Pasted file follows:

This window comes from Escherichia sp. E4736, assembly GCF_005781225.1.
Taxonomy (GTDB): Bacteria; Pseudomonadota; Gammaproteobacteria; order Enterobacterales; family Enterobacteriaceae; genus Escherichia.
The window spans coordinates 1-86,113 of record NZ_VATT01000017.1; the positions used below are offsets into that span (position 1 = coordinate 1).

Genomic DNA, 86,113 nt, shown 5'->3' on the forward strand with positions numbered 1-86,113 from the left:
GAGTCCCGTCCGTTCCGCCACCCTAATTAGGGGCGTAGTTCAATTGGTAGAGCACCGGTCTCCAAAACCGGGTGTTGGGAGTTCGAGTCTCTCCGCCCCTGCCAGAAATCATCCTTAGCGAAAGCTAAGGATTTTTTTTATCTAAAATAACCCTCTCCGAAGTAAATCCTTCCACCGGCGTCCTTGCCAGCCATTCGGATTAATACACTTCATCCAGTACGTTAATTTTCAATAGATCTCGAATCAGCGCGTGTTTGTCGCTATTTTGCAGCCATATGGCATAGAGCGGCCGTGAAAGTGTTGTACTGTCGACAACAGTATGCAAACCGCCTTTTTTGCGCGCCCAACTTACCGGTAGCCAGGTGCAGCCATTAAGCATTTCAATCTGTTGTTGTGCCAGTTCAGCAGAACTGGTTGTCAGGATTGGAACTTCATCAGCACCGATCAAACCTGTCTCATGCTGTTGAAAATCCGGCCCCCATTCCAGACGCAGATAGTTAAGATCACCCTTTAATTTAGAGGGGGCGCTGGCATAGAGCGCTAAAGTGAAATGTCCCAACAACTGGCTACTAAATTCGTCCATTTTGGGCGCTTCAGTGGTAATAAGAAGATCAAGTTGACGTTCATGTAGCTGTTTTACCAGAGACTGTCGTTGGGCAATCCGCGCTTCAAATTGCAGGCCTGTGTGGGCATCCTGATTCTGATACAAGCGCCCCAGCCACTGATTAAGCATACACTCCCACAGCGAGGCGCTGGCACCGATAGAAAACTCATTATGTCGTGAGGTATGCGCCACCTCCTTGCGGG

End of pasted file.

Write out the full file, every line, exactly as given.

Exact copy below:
This window comes from Escherichia sp. E4736, assembly GCF_005781225.1.
Taxonomy (GTDB): Bacteria; Pseudomonadota; Gammaproteobacteria; order Enterobacterales; family Enterobacteriaceae; genus Escherichia.
The window spans coordinates 1-86,113 of record NZ_VATT01000017.1; the positions used below are offsets into that span (position 1 = coordinate 1).

Genomic DNA, 86,113 nt, shown 5'->3' on the forward strand with positions numbered 1-86,113 from the left:
GAGTCCCGTCCGTTCCGCCACCCTAATTAGGGGCGTAGTTCAATTGGTAGAGCACCGGTCTCCAAAACCGGGTGTTGGGAGTTCGAGTCTCTCCGCCCCTGCCAGAAATCATCCTTAGCGAAAGCTAAGGATTTTTTTTATCTAAAATAACCCTCTCCGAAGTAAATCCTTCCACCGGCGTCCTTGCCAGCCATTCGGATTAATACACTTCATCCAGTACGTTAATTTTCAATAGATCTCGAATCAGCGCGTGTTTGTCGCTATTTTGCAGCCATATGGCATAGAGCGGCCGTGAAAGTGTTGTACTGTCGACAACAGTATGCAAACCGCCTTTTTTGCGCGCCCAACTTACCGGTAGCCAGGTGCAGCCATTAAGCATTTCAATCTGTTGTTGTGCCAGTTCAGCAGAACTGGTTGTCAGGATTGGAACTTCATCAGCACCGATCAAACCTGTCTCATGCTGTTGAAAATCCGGCCCCCATTCCAGACGCAGATAGTTAAGATCACCCTTTAATTTAGAGGGGGCGCTGGCATAGAGCGCTAAAGTGAAATGTCCCAACAACTGGCTACTAAATTCGTCCATTTTGGGCGCTTCAGTGGTAATAAGAAGATCAAGTTGACGTTCATGTAGCTGTTTTACCAGAGACTGTCGTTGGGCAATCCGCGCTTCAAATTGCAGGCCTGTGTGGGCATCCTGATTCTGATACAAGCGCCCCAGCCACTGATTAAGCATACACTCCCACAGCGAGGCGCTGGCACCGATAGAAAACTCATTATGTCGTGAGGTATGCGCCACCTCCTTGCGGG